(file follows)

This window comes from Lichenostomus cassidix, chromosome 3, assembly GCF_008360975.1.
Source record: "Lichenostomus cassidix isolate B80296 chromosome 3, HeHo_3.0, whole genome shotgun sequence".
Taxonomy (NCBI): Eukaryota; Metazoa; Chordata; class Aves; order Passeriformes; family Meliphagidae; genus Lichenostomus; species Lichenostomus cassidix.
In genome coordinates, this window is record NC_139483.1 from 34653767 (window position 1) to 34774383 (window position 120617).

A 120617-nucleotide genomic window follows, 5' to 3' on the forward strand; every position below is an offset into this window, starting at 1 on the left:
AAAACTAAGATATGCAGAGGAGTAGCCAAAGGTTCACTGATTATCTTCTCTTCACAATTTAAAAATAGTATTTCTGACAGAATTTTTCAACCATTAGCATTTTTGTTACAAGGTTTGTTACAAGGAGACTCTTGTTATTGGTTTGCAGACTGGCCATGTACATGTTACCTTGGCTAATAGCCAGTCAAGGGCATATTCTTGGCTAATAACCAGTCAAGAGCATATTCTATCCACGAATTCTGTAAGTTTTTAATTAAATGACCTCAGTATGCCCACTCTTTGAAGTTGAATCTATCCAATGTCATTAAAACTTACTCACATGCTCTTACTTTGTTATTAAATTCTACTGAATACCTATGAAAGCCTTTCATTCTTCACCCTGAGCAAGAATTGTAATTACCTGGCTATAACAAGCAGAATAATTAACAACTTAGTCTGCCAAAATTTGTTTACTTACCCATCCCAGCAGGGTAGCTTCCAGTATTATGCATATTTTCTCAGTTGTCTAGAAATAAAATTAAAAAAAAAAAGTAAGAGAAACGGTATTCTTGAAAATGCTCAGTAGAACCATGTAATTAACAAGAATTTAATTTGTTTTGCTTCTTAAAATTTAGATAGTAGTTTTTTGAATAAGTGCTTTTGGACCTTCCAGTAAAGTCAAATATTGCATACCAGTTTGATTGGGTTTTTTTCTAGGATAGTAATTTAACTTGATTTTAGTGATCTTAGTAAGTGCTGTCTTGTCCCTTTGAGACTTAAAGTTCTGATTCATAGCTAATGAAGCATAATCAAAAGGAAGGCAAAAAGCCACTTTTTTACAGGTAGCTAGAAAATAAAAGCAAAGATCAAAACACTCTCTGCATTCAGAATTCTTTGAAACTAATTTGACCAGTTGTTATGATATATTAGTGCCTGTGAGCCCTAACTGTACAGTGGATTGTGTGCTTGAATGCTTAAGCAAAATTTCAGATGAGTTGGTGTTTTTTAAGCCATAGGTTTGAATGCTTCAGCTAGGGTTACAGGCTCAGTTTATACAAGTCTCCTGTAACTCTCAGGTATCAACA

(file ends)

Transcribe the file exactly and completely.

This window comes from Lichenostomus cassidix, chromosome 3, assembly GCF_008360975.1.
Source record: "Lichenostomus cassidix isolate B80296 chromosome 3, HeHo_3.0, whole genome shotgun sequence".
Taxonomy (NCBI): Eukaryota; Metazoa; Chordata; class Aves; order Passeriformes; family Meliphagidae; genus Lichenostomus; species Lichenostomus cassidix.
In genome coordinates, this window is record NC_139483.1 from 34653767 (window position 1) to 34774383 (window position 120617).

A 120617-nucleotide genomic window follows, 5' to 3' on the forward strand; every position below is an offset into this window, starting at 1 on the left:
AAAACTAAGATATGCAGAGGAGTAGCCAAAGGTTCACTGATTATCTTCTCTTCACAATTTAAAAATAGTATTTCTGACAGAATTTTTCAACCATTAGCATTTTTGTTACAAGGTTTGTTACAAGGAGACTCTTGTTATTGGTTTGCAGACTGGCCATGTACATGTTACCTTGGCTAATAGCCAGTCAAGGGCATATTCTTGGCTAATAACCAGTCAAGAGCATATTCTATCCACGAATTCTGTAAGTTTTTAATTAAATGACCTCAGTATGCCCACTCTTTGAAGTTGAATCTATCCAATGTCATTAAAACTTACTCACATGCTCTTACTTTGTTATTAAATTCTACTGAATACCTATGAAAGCCTTTCATTCTTCACCCTGAGCAAGAATTGTAATTACCTGGCTATAACAAGCAGAATAATTAACAACTTAGTCTGCCAAAATTTGTTTACTTACCCATCCCAGCAGGGTAGCTTCCAGTATTATGCATATTTTCTCAGTTGTCTAGAAATAAAATTAAAAAAAAAAAGTAAGAGAAACGGTATTCTTGAAAATGCTCAGTAGAACCATGTAATTAACAAGAATTTAATTTGTTTTGCTTCTTAAAATTTAGATAGTAGTTTTTTGAATAAGTGCTTTTGGACCTTCCAGTAAAGTCAAATATTGCATACCAGTTTGATTGGGTTTTTTTCTAGGATAGTAATTTAACTTGATTTTAGTGATCTTAGTAAGTGCTGTCTTGTCCCTTTGAGACTTAAAGTTCTGATTCATAGCTAATGAAGCATAATCAAAAGGAAGGCAAAAAGCCACTTTTTTACAGGTAGCTAGAAAATAAAAGCAAAGATCAAAACACTCTCTGCATTCAGAATTCTTTGAAACTAATTTGACCAGTTGTTATGATATATTAGTGCCTGTGAGCCCTAACTGTACAGTGGATTGTGTGCTTGAATGCTTAAGCAAAATTTCAGATGAGTTGGTGTTTTTTAAGCCATAGGTTTGAATGCTTCAGCTAGGGTTACAGGCTCAGTTTATACAAGTCTCCTGTAACTCTCAGGTATCAACA